AMS also hosts numerous observation programs, much like ESA (European Space Agency) who even has an educational section reserved for space fans. Moreover, another inexhaustible source of information and entertainment is the International Meteor Organization (IMO). There you can explore their observation methods, or even enter the fireball programs. They make sure to keep track of every major shower and update their findings regularly.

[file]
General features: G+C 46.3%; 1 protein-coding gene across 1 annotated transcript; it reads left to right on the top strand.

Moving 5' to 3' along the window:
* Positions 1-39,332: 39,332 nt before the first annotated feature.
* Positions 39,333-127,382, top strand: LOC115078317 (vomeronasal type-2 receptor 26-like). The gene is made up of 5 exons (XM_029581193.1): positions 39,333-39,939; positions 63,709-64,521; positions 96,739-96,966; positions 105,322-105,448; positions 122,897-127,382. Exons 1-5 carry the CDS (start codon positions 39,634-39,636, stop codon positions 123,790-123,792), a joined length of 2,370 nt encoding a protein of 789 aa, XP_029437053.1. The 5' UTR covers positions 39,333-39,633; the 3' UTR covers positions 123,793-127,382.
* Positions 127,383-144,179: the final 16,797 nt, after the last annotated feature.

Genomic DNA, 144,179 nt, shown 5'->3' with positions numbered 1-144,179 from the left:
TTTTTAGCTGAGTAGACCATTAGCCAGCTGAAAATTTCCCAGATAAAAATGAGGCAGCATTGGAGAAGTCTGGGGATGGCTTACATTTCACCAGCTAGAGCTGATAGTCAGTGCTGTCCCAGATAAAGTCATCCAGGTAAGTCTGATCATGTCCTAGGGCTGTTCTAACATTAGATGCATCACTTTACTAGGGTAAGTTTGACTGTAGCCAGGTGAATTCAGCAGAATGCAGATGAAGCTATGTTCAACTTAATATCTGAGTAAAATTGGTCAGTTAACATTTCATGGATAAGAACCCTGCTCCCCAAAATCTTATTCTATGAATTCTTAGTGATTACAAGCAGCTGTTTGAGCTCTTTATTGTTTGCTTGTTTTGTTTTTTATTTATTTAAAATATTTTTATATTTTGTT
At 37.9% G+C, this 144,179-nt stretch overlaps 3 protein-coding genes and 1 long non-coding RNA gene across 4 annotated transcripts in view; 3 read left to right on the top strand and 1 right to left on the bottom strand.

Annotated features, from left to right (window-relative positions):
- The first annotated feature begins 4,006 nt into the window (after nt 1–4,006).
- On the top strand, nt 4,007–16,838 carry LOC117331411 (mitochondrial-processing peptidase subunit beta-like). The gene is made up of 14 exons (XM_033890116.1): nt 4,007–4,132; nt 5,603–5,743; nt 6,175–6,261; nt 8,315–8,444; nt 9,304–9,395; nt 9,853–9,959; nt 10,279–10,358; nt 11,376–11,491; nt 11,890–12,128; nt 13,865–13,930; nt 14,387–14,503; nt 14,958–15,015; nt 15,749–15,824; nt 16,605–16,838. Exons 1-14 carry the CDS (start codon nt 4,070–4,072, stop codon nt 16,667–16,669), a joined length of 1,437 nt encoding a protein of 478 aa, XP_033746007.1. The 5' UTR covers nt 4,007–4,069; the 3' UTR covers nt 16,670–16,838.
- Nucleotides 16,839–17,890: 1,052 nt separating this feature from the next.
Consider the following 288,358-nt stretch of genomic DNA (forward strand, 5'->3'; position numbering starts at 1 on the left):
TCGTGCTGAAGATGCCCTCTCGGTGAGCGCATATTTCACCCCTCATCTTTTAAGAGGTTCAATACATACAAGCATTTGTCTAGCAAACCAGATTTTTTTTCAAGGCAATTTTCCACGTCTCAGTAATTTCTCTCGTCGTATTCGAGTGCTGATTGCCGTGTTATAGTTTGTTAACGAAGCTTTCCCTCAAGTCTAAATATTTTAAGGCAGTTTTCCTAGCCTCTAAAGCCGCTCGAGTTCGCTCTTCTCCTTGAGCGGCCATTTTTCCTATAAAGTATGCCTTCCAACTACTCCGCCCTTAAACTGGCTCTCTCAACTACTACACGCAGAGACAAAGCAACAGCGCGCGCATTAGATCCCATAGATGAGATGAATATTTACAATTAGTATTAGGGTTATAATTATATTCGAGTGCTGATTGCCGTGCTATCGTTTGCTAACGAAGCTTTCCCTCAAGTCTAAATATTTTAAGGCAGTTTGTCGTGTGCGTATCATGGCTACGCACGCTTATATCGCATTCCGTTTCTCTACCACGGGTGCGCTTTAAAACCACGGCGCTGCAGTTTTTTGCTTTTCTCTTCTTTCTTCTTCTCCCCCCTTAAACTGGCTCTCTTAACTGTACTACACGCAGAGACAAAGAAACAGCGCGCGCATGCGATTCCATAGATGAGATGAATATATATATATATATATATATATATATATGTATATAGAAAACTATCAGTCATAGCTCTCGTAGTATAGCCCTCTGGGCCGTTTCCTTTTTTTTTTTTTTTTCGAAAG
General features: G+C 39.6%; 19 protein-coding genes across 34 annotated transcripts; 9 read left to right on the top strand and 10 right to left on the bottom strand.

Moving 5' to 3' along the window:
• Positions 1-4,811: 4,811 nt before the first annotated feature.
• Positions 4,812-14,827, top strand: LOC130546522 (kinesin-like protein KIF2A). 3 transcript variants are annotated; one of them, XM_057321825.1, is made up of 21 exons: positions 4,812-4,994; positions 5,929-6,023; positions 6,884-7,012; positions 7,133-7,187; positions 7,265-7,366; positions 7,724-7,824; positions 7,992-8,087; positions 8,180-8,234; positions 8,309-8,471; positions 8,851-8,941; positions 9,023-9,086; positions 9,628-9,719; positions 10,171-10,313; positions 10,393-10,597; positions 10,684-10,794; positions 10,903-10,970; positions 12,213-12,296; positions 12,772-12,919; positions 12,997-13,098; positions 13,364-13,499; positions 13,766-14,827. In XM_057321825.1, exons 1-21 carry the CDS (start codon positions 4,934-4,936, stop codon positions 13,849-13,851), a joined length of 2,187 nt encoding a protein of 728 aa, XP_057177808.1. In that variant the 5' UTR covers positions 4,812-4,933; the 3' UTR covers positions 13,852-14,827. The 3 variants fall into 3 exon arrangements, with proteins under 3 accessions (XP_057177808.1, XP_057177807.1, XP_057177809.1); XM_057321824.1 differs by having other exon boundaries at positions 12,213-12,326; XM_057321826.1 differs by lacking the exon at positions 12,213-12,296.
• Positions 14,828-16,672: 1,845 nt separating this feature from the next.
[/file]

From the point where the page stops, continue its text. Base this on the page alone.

NASA also posts updates and findings of Leonids frequently. If you wish to explore databases with historical information that you cannot otherwise find anywhere else, visit Astrophysics Data System. There you can browse endless publications and papers on virtually any topic. Once you finish up with extensive research, you might want to dive into up-to-date news and articles about events happening right now. The Armagh Observatory and Planetarium will undoubtedly provide you with everything you need in that aspect. There’s an excellent blog with updated facts about each on-going meteor shower – and many other things!